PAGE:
Bringing credibility to the cause

February 07, 2003|By Jules Witcover

WASHINGTON - Whether or not Secretary of State Colin L. Powell has now made the case for war against Iraq, he has indisputably proved one thing - his indispensability in the American effort to enlist the United Nations in the undertaking.

Mr. Powell's immense credibility, patiently constructed in the course of persuading a reluctant President Bush to go to the United Nations, provided as much to his argument before the U.N. Security Council as all the impressive evidence and interpretations he offered of Iraqi deceptions.

By putting that credibility on the line, Mr. Powell went a long way toward convincing the world that Saddam Hussein has been aggressively masking his pursuit and likely possession of chemical and biological weapons of mass destruction.

He has not yet, however, satisfied those who still question that the threat of weapons use is "imminent," requiring immediate military action that will short-circuit continued on-the-ground inspections by the U.N. team. Security Council members from France, Germany, Russia and China all emphatically said so after Mr. Powell's speech.

To make this point is not to ignore the intelligence that Mr. Powell laid before the council. Producing live witnesses of Iraqi deception, rather than Mr. Powell's report of what they said, would have been more persuasive. But apparently the need to protect intelligence sources precluded that possibility.

Also, photos of Iraqi "mobile production facilities for biological agents" rather than artists' conceptions would have been harder for doubters to question. In 1962, when then-U.N. Ambassador Adlai Stevenson had the goods on the Soviet Union's deployment of missiles in Cuba, photos made an irrefutable case.

But these caveats are almost beside the point if the U.S. objective at this late date is to persuade recalcitrant Security Council and other U.N. members to join Mr. Bush's "coalition of the willing" against Iraq.

The pragmatic reason for allowing more time for inspections is not that the inspectors may find the elusive "smoking gun" that Mr. Powell's presentation, for all its impressiveness, did not uncover. It is to convince these U.N. members that there is no prudent alternative to collective military action and thus enlist the same comprehensive international coalition that the senior George Bush constructed for the first Persian Gulf war.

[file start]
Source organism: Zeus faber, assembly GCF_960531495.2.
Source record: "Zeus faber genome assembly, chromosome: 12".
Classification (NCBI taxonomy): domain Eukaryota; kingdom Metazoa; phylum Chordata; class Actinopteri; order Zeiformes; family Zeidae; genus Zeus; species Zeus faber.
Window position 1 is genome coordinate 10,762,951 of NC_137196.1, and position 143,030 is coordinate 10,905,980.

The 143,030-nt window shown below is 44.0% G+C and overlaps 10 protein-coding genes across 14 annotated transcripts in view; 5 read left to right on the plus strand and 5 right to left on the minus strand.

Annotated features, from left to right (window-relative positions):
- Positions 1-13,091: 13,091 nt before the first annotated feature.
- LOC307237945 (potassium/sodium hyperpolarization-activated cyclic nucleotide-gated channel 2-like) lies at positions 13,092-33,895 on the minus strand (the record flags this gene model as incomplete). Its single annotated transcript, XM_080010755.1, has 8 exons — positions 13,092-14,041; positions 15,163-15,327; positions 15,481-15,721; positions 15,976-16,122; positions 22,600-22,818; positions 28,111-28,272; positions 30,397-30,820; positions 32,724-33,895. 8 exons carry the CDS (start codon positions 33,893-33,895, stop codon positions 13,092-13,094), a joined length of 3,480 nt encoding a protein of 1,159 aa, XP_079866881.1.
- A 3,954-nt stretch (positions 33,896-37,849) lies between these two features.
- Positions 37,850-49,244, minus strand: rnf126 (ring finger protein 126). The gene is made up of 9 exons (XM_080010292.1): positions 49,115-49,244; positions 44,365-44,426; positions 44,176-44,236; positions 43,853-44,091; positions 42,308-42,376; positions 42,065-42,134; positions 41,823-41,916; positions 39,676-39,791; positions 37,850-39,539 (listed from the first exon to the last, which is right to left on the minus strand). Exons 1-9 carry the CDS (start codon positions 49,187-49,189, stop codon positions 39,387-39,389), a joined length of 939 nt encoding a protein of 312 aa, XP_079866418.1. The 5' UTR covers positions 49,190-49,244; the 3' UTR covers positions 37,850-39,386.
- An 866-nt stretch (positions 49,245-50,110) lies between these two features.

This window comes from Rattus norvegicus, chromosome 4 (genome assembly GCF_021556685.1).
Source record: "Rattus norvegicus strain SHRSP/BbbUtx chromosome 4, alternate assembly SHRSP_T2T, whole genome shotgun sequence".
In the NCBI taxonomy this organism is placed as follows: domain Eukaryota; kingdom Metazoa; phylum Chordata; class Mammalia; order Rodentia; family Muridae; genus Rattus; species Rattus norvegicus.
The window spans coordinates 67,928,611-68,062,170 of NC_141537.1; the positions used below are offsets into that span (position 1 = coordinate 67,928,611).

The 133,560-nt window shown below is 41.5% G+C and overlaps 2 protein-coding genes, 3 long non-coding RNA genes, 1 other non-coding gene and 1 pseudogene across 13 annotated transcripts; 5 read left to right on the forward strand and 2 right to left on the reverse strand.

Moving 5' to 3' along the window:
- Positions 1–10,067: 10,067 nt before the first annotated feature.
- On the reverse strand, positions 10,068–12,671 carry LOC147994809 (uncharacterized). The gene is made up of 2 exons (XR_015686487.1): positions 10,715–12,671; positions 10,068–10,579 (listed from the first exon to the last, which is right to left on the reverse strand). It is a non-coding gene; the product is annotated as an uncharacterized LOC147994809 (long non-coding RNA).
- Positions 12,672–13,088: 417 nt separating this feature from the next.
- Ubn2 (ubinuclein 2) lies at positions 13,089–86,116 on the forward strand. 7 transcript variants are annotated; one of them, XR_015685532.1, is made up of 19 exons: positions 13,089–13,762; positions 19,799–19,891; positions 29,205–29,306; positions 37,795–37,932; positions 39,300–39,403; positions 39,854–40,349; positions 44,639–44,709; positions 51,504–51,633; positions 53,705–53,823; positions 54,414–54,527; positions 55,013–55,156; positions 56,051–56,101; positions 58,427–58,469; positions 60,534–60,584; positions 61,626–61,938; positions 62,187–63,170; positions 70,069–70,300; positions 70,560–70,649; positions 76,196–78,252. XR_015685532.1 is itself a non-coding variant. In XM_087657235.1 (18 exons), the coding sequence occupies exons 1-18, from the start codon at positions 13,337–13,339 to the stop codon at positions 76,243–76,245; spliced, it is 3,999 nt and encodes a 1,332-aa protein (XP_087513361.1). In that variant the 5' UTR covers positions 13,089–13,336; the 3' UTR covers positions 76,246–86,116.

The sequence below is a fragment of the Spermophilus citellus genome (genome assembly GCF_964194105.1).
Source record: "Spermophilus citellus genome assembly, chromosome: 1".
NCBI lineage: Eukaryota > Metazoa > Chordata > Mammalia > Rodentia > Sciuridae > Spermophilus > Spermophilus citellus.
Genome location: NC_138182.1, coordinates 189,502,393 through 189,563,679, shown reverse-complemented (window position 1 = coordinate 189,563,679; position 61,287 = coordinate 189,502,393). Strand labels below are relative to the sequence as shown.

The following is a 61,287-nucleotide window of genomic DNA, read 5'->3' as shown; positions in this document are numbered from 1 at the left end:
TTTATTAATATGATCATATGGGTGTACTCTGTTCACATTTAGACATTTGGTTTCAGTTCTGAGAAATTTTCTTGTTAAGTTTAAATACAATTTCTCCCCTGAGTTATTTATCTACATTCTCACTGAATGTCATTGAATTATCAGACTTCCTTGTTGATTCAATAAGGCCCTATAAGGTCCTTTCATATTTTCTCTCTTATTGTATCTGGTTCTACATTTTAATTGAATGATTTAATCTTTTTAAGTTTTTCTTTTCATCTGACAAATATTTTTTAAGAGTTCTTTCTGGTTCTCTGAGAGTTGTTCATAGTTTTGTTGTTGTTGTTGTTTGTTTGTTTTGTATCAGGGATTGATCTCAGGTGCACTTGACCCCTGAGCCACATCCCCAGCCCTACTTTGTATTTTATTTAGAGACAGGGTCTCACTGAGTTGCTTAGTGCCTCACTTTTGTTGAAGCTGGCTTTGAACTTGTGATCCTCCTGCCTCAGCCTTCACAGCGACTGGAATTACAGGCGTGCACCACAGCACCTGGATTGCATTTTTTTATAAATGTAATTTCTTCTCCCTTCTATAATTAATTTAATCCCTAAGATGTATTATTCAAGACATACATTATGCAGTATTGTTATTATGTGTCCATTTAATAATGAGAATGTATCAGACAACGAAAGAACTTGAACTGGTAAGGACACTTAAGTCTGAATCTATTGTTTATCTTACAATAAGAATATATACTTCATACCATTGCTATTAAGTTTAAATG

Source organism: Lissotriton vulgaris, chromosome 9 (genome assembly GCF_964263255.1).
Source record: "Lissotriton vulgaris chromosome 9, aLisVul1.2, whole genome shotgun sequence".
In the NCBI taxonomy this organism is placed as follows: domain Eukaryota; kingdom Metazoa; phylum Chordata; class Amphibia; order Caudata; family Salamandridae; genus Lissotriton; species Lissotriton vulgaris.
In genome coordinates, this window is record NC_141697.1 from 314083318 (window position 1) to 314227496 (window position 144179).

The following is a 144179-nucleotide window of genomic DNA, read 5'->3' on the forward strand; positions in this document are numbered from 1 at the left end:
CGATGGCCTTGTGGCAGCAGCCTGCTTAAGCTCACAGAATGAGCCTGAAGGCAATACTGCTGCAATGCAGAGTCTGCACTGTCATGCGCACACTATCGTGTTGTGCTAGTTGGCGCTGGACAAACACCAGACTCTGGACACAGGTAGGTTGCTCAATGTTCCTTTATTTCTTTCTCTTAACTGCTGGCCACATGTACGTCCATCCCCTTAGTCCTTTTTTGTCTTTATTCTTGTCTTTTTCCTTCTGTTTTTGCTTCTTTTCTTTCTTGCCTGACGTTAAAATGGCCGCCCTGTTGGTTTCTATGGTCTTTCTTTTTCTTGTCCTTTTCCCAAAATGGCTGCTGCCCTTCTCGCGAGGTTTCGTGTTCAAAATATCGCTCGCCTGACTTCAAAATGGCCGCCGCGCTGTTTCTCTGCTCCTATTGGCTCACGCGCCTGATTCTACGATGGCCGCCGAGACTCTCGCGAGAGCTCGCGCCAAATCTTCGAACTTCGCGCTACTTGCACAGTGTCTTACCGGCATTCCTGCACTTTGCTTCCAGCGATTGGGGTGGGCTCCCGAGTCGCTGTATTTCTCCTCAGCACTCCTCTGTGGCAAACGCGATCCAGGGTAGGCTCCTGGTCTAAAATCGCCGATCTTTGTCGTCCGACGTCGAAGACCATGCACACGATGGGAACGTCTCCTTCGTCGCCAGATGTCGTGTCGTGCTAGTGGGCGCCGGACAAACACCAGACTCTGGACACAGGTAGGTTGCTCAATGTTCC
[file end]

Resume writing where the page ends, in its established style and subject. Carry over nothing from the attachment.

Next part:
It is probably a legitimate assumption that for all the wishful thinking that Mr. Hussein will buckle before a shot is fired, he is not likely to accept exile and clear out of Baghdad. But as long as hostilities have not begun, there is always the hope that some alternative to all-out war can be found.

Meanwhile, can anybody explain why the objections of the Iraqi dictator to high-flying U-2 surveillance planes should keep them out of the skies over his country? If their use can produce the sort of evidence of against Iraq that will break the logjam of resistance at the United Nations, they should be in the air with no further delay.

For now, Mr. Powell's presentation appears at least to have softened opposition to the war option among some Democratic congressional leaders, even as they call for a limited continuation of inspections. House Democratic Leader Nancy Pelosi, however, said after Mr. Powell's presentation: "The question is whether war now is the only way to rid Iraq of these deadly weapons. I do not believe it is." Yet few alternatives are being offered.

Sen. Robert Byrd of West Virginia, the senior Democrat on Capitol Hill, stubbornly continues to urge Mr. Bush to ask Congress to declare war before he invades Iraq. But the issue has moved well beyond that. The question now is whether Mr. Bush can at last bring the United Nations aboard, with a few more weeks of inspections - and Mr. Powell's credibility - his best diplomatic weapons.

Jules Witcover writes from The Sun's Washington bureau. His column appears Mondays, Wednesdays and Fridays.

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